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Tuesday, February 2, 2010

TOUCH: Buying tickets at Grand Central Terminal

There’s no doubt that Grand Central Terminal offers a host of sensory experiences. There are slippery, salty oysters on ice and crunchy, buttery cinnamon babka, the smell of tar and heat on the tracks, the echo of heels clicking on marble and muffled voices beneath a vaulted green ceiling of stars.

But despite these, probably my favorite thing about visiting Grand Central is the process of buying a train ticket. These days, there are two options: the ticket counter, or the MetroNorth ticket vending machines, relatives of the MetroCard machines in subway stations. Both offer tactile experiences worth noting here.

Each time you press a button on the vending machine screens--to enter your destination, number of tickets, etc.--the machine emits a puck sound that is perhaps even more satisfying than the pop of Bubble Wrap. The buttons are just the right size to fit a fingertip, and after pressing one button the next screen appears instantaneously, ushering you through the ticket-buying process with the efficiency of a Manhattan sidewalk during rush hour. The MetroCard machines, while just as attractive and easy to use, do not make this sound. While I do like the way MetroCards shoot confidently out of a slot at the end of a transaction, there’s something wonderful about how the MetroNorth tickets flutter down into a plastic bin beneath the machine, still warm from being printed.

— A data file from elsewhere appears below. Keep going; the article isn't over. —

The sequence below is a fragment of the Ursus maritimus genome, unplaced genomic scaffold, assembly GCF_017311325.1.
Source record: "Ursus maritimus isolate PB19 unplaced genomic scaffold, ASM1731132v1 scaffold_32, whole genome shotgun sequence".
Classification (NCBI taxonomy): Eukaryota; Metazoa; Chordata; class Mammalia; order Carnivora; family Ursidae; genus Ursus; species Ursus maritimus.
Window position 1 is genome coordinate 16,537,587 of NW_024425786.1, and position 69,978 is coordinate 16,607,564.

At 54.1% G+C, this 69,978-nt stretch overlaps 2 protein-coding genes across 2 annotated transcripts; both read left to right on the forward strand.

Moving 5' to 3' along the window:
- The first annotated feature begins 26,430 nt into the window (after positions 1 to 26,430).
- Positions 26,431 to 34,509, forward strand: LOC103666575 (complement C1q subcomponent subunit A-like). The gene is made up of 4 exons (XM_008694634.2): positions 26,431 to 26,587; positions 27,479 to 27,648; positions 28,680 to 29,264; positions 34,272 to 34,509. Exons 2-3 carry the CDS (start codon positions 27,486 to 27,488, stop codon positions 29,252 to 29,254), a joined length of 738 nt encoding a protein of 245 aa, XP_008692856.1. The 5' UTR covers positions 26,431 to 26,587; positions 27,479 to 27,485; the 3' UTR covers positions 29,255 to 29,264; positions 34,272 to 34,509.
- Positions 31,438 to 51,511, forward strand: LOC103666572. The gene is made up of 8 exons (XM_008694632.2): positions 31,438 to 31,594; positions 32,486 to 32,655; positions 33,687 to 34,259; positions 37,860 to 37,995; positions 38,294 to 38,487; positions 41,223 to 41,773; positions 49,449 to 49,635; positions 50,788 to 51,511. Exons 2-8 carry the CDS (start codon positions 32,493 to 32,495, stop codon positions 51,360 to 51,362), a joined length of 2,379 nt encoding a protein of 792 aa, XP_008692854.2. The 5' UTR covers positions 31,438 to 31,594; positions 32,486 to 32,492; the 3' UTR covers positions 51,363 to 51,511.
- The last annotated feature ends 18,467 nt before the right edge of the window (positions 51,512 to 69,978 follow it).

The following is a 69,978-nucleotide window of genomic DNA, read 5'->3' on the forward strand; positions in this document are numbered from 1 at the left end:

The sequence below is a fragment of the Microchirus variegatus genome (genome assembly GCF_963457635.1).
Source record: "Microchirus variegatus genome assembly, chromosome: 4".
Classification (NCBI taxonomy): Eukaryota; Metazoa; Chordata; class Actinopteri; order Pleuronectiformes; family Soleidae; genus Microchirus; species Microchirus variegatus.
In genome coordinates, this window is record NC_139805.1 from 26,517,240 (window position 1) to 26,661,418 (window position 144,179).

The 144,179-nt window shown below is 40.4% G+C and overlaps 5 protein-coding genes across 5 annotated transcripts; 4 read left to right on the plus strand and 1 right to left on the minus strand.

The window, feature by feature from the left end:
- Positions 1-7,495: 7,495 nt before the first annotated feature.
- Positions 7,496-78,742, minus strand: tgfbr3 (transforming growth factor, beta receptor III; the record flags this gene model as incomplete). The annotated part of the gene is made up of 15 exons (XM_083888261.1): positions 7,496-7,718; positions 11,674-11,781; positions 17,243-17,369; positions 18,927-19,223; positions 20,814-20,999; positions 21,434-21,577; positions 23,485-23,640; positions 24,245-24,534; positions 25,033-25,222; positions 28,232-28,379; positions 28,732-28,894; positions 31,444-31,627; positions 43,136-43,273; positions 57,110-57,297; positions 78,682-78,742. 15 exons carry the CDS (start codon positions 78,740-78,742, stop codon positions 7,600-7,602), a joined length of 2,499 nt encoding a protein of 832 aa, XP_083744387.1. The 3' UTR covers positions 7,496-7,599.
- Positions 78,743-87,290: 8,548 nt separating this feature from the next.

If you choose to buy your tickets the old-fashioned way, you can wait on line at one of the ticket windows along one side of Grand Central’s main hall. In return for your patience you have the pleasure of sliding your hand along the smooth, cool marble counter into the pool of light on the other side of the grille. There’s no bulletproof glass here: just elegant brass filigree and numbered triangular lamps hanging from brass tusks above each window, and a rack to rest your purse on beneath the counter. As you complete your transaction and let your fingertips linger over the veins in the marble, it’s possible to imagine the thousands of fingertips that have worn away this surface over the years, sliding bills (or credit cards) through and receiving a paper ticket (still paper!) in exchange.

It’s the simplest of transactions—a few buttons pushed, a few slips of paper exchanged--but in this setting the wonder comes alive in the stories behind each gesture, and behind each gesture the limitless destinations.